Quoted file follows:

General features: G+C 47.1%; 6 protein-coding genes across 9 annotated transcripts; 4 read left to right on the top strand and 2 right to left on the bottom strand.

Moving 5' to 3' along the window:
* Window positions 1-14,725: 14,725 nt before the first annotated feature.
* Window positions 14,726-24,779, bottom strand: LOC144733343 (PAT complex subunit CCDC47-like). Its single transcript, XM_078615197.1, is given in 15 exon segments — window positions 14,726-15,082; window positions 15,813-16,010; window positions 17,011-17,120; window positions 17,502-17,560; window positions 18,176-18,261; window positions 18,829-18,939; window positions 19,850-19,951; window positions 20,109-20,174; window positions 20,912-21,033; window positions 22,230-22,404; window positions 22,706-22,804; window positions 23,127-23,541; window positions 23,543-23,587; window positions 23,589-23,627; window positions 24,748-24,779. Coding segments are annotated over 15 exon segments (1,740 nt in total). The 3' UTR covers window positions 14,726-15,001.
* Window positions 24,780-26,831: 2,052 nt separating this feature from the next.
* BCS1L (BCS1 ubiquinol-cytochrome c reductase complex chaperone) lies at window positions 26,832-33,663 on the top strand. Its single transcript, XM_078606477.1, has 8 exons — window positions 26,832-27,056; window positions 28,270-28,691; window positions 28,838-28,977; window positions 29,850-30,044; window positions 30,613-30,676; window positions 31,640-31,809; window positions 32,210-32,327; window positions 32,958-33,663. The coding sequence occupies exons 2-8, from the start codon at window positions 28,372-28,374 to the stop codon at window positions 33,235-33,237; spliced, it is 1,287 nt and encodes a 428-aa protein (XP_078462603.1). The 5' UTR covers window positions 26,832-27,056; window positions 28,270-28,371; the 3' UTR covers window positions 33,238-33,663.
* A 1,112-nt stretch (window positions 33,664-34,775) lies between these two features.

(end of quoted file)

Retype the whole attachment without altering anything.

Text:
General features: G+C 47.1%; 6 protein-coding genes across 9 annotated transcripts; 4 read left to right on the top strand and 2 right to left on the bottom strand.

Moving 5' to 3' along the window:
* Window positions 1-14,725: 14,725 nt before the first annotated feature.
* Window positions 14,726-24,779, bottom strand: LOC144733343 (PAT complex subunit CCDC47-like). Its single transcript, XM_078615197.1, is given in 15 exon segments — window positions 14,726-15,082; window positions 15,813-16,010; window positions 17,011-17,120; window positions 17,502-17,560; window positions 18,176-18,261; window positions 18,829-18,939; window positions 19,850-19,951; window positions 20,109-20,174; window positions 20,912-21,033; window positions 22,230-22,404; window positions 22,706-22,804; window positions 23,127-23,541; window positions 23,543-23,587; window positions 23,589-23,627; window positions 24,748-24,779. Coding segments are annotated over 15 exon segments (1,740 nt in total). The 3' UTR covers window positions 14,726-15,001.
* Window positions 24,780-26,831: 2,052 nt separating this feature from the next.
* BCS1L (BCS1 ubiquinol-cytochrome c reductase complex chaperone) lies at window positions 26,832-33,663 on the top strand. Its single transcript, XM_078606477.1, has 8 exons — window positions 26,832-27,056; window positions 28,270-28,691; window positions 28,838-28,977; window positions 29,850-30,044; window positions 30,613-30,676; window positions 31,640-31,809; window positions 32,210-32,327; window positions 32,958-33,663. The coding sequence occupies exons 2-8, from the start codon at window positions 28,372-28,374 to the stop codon at window positions 33,235-33,237; spliced, it is 1,287 nt and encodes a 428-aa protein (XP_078462603.1). The 5' UTR covers window positions 26,832-27,056; window positions 28,270-28,371; the 3' UTR covers window positions 33,238-33,663.
* A 1,112-nt stretch (window positions 33,664-34,775) lies between these two features.